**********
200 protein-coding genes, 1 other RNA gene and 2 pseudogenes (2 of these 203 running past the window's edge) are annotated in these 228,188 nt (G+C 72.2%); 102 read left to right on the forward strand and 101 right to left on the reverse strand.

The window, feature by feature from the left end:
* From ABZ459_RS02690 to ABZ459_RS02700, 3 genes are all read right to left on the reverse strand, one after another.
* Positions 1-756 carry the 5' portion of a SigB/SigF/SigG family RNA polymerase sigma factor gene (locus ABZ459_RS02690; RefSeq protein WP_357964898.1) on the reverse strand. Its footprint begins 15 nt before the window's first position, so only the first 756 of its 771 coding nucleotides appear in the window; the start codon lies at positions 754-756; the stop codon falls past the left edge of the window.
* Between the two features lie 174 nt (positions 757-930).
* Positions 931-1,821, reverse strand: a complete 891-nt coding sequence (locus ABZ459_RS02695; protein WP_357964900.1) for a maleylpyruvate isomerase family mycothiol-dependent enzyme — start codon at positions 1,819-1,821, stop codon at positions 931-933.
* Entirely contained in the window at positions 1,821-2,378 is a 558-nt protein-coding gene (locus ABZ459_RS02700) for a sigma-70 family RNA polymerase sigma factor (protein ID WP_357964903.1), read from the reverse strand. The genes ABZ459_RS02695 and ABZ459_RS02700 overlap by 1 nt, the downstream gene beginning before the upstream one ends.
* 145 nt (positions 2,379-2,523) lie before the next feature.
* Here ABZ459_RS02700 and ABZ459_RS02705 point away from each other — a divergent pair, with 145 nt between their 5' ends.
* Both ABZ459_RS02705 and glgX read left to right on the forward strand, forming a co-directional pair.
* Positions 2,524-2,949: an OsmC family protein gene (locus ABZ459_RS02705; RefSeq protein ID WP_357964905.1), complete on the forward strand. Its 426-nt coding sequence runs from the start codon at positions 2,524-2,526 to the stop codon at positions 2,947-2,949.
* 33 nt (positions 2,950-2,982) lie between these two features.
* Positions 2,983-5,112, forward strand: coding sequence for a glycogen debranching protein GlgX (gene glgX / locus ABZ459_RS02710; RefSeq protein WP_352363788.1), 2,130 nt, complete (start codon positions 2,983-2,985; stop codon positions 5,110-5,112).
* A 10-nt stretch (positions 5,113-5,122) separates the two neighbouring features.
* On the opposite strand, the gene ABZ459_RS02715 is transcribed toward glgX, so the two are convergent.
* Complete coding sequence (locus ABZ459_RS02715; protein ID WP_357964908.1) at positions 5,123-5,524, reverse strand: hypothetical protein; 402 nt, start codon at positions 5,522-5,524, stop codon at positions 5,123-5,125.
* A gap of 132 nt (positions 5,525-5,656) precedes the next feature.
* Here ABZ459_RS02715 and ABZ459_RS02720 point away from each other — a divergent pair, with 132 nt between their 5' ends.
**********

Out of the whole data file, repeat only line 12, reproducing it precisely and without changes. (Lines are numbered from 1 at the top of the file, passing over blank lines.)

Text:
* 33 nt (positions 2,950-2,982) lie between these two features.